Cranberry Crop Outlook, 20.09.2023
The extremely changeable climate in Canada led to significant yield reductions in 2023. The winter was fairly mild for the first few months, but left a snow cover well above average, causing damage to many fields. The summer season was also challenging, with July being the rainiest month in the last twenty years, but also having the hottest nights. This weather cocktail took its toll on cranberry plants, and both organic and conventional yields are expected to be down.
In addition to the difficult climate, growers in the Centre-du-Québec region, which represents more than 80% of the province's production, had to contend with new pests observed on most farms. The impacts varied from farm to farm, but some suffered significant losses. These same pests will now be monitored and studied to prevent these consequences in the future. (fruitdor.ca)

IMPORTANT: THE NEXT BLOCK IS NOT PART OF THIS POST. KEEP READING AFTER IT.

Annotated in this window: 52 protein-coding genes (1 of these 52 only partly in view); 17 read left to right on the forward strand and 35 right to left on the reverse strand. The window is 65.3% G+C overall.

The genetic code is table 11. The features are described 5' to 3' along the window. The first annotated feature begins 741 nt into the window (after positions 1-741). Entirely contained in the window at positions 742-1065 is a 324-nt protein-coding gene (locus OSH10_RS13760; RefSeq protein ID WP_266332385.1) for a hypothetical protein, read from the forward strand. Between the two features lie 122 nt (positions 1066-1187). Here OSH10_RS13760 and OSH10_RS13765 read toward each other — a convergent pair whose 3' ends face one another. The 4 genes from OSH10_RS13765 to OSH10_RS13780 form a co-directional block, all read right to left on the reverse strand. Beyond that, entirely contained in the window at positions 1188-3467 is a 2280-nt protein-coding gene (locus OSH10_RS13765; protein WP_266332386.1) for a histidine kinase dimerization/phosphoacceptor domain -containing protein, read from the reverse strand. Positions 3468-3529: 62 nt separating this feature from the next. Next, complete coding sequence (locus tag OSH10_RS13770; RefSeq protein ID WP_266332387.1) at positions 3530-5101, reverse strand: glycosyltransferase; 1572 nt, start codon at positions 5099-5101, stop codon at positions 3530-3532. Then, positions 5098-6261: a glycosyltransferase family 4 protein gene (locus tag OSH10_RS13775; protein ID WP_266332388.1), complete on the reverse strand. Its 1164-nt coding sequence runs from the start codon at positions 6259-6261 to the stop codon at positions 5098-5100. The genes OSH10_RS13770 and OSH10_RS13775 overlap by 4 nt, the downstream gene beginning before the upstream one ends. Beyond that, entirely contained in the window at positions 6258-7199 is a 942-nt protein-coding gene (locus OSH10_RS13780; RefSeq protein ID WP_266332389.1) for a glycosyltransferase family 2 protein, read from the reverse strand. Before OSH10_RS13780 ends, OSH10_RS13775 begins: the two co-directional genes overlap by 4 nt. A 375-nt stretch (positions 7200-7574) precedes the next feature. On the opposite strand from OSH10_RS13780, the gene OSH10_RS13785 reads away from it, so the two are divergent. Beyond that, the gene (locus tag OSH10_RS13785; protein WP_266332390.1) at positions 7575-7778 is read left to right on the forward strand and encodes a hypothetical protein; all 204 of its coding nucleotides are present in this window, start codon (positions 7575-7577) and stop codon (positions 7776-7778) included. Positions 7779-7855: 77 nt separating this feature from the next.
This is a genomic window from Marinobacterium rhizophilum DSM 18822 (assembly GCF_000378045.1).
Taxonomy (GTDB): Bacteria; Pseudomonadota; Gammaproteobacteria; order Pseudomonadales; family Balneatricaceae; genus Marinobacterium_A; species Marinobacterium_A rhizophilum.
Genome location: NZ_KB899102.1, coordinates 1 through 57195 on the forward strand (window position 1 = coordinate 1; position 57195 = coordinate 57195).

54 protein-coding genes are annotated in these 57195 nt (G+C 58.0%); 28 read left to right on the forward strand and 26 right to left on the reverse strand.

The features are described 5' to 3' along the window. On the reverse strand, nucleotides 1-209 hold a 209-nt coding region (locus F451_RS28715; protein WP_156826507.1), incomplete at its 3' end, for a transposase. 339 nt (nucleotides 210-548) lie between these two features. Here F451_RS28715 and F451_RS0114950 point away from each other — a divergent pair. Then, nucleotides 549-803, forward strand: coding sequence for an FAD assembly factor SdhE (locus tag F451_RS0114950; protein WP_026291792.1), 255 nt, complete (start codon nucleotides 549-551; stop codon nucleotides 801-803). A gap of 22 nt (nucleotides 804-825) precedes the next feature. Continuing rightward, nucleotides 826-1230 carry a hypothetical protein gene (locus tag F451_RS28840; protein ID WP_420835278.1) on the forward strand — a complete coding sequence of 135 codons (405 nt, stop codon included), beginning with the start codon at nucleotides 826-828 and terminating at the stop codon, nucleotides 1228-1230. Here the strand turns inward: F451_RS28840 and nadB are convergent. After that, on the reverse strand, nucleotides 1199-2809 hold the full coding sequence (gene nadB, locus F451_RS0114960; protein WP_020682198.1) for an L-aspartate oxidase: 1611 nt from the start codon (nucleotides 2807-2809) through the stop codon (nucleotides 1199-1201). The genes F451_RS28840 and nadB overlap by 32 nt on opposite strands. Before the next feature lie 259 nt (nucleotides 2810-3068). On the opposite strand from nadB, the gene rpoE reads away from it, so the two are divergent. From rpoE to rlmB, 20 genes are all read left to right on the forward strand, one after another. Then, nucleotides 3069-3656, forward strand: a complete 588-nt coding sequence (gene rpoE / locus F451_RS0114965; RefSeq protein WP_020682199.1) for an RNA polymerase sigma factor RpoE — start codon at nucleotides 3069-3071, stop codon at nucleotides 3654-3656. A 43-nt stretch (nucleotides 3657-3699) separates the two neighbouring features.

Conditions in New Brunswick were similar to those in Quebec, but with fewer spring frosts. As a result, the province's performance is expected to be better than Quebec's, but lower than last year.
In Massachusetts, the region saw a record number of frost protection events in 2023. This delayed the growing season and affected yields on some farms. However, abundant rainfall has not been a problem this year, which means that the harvest is likely to be normal, albeit slightly smaller than last year.
In Wisconsin, the world's largest cranberry producer, growers are expecting their best season in five years. This is good news for the state, given that harvests over the past four years have been below normal levels. However, 2023 will not be a record year due to the inconsistent spring. As soon as the thaw began, the region's high temperatures quickly awakened the plants, but subsequently, an intense frost set in and damaged several fields. Since this event, the weather has been kinder to the plants, with dry, sunny conditions. However, this drought is worrying some growers, who fear that they will not have the water they need to harvest their crops. (fruitdor.ca)